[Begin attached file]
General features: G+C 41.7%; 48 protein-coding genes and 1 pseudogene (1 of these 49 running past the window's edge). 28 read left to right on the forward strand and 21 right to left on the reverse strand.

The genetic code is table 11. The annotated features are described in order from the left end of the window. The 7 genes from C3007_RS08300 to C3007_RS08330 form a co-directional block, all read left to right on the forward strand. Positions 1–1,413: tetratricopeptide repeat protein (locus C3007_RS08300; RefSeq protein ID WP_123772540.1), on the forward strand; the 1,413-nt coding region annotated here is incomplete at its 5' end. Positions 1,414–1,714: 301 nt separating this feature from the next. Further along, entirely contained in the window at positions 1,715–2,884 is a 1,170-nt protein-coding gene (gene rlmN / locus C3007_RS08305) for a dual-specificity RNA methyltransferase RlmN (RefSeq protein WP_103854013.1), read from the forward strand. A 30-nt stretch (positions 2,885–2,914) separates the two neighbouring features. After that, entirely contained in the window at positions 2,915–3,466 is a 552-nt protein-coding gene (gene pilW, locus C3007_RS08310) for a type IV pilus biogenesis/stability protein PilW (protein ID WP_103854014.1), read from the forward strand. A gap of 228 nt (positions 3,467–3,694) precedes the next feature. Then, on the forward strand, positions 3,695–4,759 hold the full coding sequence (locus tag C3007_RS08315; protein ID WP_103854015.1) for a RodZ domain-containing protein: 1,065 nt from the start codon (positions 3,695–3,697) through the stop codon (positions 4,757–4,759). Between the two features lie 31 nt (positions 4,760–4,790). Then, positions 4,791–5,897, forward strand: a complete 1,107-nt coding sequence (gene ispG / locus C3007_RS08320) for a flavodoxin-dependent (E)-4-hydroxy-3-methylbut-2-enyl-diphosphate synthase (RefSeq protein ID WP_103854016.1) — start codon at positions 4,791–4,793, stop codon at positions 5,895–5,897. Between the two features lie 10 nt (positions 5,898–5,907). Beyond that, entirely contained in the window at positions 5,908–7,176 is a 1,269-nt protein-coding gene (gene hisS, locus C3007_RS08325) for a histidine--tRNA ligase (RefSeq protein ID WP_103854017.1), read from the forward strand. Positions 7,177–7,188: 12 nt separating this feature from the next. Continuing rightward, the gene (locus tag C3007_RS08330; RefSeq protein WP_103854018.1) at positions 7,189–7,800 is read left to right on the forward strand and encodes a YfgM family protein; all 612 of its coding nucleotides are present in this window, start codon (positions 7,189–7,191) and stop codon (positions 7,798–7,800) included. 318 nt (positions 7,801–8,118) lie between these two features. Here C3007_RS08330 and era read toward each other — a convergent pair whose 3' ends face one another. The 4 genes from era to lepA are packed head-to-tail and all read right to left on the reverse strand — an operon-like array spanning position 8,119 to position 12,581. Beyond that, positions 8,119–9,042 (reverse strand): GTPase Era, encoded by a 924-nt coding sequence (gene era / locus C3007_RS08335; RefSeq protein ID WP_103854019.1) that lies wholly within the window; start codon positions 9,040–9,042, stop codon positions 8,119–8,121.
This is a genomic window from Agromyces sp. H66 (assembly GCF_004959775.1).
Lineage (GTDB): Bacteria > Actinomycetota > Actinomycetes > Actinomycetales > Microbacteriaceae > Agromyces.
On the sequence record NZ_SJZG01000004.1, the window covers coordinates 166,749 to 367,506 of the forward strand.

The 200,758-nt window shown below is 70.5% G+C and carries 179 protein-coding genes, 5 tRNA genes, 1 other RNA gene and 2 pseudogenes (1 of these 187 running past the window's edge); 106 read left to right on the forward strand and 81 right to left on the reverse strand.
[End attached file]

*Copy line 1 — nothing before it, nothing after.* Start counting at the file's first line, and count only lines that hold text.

General features: G+C 41.7%; 48 protein-coding genes and 1 pseudogene (1 of these 49 running past the window's edge). 28 read left to right on the forward strand and 21 right to left on the reverse strand.